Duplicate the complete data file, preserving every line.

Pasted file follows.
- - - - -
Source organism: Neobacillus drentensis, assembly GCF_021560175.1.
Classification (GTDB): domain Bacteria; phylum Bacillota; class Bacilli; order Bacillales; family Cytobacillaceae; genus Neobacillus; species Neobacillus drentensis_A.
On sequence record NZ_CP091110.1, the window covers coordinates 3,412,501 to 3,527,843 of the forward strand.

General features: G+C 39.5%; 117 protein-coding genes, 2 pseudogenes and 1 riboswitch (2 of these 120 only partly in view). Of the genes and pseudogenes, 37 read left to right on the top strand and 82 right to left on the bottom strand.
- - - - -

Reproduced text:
Source organism: Neobacillus drentensis, assembly GCF_021560175.1.
Classification (GTDB): domain Bacteria; phylum Bacillota; class Bacilli; order Bacillales; family Cytobacillaceae; genus Neobacillus; species Neobacillus drentensis_A.
On sequence record NZ_CP091110.1, the window covers coordinates 3,412,501 to 3,527,843 of the forward strand.

General features: G+C 39.5%; 117 protein-coding genes, 2 pseudogenes and 1 riboswitch (2 of these 120 only partly in view). Of the genes and pseudogenes, 37 read left to right on the top strand and 82 right to left on the bottom strand.